In one of his last executive actions before leaving office, on January 12, 2017, president Obama has ended a long-standing policy known as “wet foot dry foot.” Under this policy, Cuban nationals fleeing Cuba were granted entry into the United States without a visa and eventually, after being in the country for a year, were able to apply for and be approved for legal residency in the United States. The policy was supposed to protect people escaping political persecution in Cuba, but had also been used by economic refugees seeking better opportunities in the United States.
Cuban nationals entering the United States without a valid visa will now be treated as other hopeful immigrants, and be eligible for deportation. Like other immigrants, those with fears of political prosecution will still be able to seek political asylum upon arrival in the United States.
Asylum is a legal process through which a person can be granted permission to stay in the United States if the person has a well-founded fear of persecution in his or her home country based on race, religion, nationality, membership in a particular social group, or political opinion. Seeking asylum is not always an easy process, and the person seeking asylum has the burden of proving his or her case and showing that he or she has a well-founded fear of persecution. Generally, a person seeking asylum has a year from the date of arrival within the United States to seek asylum, and there is no fee for the application. If granted asylum, a person can also legally work here.
What constitutes a well-founded fear depends on the facts of each asylum seeker’s case. It is not as simple as just alleging that the government of the asylum seeker’s country will harm the person upon return. There has to be some evidence of the claim, for example, past incarceration for political reasons. For this reason, asylum cases can be difficult to prove and for the asylum seeker to be successful. If a person is not successful, removal proceedings or deportation may be the next step. In some cases, a person may be held in detention while an application for asylum is pending.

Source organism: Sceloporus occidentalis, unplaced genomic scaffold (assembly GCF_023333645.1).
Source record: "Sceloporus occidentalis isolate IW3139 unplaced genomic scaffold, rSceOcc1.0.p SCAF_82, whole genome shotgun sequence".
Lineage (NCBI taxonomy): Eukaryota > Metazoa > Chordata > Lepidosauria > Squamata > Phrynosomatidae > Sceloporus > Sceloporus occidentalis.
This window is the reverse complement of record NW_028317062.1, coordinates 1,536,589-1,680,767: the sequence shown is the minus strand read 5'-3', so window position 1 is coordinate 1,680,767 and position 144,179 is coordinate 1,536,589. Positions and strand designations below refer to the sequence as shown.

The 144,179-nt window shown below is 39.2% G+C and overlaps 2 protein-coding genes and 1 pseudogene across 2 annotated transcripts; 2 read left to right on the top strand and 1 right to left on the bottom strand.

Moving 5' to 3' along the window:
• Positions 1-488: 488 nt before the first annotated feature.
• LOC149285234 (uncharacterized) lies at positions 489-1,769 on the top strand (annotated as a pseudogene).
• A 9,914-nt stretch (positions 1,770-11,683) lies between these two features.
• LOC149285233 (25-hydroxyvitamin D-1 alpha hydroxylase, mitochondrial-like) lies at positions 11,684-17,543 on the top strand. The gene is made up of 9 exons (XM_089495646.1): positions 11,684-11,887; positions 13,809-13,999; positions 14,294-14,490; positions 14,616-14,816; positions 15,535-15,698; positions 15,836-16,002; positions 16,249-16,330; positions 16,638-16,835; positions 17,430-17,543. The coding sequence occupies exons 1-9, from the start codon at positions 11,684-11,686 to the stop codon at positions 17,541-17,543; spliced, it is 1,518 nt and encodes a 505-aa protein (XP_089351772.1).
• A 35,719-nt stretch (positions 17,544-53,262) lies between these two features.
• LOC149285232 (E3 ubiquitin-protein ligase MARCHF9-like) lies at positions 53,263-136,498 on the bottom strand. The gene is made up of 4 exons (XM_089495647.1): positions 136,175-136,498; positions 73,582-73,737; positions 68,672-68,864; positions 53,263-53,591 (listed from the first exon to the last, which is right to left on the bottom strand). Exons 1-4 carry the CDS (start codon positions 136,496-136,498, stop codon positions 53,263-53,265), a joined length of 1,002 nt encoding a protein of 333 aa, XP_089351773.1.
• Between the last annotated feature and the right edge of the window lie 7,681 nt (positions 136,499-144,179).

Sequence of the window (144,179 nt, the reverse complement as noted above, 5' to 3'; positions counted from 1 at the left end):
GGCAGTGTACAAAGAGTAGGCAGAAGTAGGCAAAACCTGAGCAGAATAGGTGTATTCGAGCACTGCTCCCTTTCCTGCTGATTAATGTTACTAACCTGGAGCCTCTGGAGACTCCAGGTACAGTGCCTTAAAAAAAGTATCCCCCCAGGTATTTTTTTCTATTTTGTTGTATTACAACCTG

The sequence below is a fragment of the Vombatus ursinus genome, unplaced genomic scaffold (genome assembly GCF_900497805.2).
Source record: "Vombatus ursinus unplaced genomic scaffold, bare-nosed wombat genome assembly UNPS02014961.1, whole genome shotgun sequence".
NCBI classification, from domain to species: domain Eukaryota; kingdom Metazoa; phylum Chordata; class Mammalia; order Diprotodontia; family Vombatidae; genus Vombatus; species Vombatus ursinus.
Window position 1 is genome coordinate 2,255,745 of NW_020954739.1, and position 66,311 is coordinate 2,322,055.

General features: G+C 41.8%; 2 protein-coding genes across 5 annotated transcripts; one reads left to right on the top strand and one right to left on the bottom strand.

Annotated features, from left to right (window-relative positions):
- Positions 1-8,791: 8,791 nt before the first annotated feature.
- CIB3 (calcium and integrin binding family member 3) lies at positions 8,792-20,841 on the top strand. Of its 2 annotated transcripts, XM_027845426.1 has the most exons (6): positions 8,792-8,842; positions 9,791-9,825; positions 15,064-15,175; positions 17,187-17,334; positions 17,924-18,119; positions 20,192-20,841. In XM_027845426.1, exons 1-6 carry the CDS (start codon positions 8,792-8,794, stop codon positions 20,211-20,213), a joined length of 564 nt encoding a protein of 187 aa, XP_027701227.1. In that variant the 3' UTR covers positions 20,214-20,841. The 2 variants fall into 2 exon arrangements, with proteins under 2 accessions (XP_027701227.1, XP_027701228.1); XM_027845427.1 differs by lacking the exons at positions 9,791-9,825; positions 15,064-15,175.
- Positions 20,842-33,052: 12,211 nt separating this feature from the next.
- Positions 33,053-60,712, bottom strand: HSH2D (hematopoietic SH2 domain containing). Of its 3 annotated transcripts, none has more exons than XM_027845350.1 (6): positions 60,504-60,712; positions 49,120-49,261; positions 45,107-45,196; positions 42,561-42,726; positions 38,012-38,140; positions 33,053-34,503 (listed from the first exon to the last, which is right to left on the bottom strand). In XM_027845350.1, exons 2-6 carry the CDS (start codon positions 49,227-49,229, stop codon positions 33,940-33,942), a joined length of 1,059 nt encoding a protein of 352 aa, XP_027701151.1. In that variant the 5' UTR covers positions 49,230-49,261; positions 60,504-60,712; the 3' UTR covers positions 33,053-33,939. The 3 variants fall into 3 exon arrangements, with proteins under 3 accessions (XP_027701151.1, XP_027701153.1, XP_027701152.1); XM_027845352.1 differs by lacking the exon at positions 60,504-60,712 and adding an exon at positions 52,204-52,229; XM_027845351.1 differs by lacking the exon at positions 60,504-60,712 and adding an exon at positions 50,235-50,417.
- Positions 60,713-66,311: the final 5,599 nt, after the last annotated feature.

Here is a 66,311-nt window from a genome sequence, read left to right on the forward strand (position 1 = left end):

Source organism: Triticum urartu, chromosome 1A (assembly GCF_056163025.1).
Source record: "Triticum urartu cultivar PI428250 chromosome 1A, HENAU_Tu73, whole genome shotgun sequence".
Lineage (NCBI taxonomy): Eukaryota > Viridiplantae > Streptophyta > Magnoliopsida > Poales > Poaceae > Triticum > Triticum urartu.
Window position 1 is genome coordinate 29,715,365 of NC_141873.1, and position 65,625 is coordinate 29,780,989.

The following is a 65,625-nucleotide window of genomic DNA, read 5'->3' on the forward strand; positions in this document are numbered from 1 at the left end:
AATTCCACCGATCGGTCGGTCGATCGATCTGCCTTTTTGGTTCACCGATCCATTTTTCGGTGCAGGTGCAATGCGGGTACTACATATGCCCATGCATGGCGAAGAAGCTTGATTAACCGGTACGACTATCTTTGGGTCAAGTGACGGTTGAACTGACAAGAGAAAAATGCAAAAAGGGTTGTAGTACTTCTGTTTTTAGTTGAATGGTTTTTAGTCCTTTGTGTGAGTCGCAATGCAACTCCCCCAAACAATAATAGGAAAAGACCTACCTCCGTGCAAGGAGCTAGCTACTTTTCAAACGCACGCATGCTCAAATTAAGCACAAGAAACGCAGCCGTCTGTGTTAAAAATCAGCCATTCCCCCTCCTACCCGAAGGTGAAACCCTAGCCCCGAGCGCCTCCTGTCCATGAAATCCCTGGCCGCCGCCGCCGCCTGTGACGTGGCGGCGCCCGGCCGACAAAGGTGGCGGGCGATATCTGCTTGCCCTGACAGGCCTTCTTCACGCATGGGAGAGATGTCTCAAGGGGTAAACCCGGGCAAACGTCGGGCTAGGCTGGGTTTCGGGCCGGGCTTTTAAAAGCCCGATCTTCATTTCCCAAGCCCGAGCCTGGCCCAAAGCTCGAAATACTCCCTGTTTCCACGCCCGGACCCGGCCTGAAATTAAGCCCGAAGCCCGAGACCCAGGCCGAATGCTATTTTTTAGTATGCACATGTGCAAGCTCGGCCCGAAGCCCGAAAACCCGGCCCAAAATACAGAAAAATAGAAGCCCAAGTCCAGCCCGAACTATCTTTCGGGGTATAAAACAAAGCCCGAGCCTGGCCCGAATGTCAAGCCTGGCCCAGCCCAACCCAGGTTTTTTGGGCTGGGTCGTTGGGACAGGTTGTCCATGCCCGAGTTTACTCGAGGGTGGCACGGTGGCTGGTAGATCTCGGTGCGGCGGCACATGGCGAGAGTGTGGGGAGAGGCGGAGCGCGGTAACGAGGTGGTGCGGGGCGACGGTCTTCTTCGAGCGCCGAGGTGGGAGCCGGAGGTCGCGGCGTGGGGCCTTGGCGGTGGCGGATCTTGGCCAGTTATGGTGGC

Even a person with a well-founded fear of persecution based on the above reasons may be unable to apply for asylum if the filing deadline has passed since his or her arrival in the United States, the person previously applied for asylum and was denied, or can be granted asylum in a third country as part of an agreement with the United States.
A person can also be denied or barred from asylum if the person engaged in terrorists activities or was a part of a terrorist group, participated in the persecution of people based on their race, religion, nationality, membership in a particular social group, or political opinion, committed or was convicted of certain crimes, was settled in another country before seeking asylum in the United States, and for several other reasons.
Contact us for Experienced Legal Assistance
Having an attorney assist you with your claim for asylum can make a difference in whether or not you are able to present your case in the best way. If you believe you have a reasonable case for asylum because of persecution you suffered in your country of origin, contact our multi-lingual staff in Pasadena, California, to speak to an experienced immigration attorney from Strassburg, Gilmore & Wei, LLP to discuss how we can help you with your application.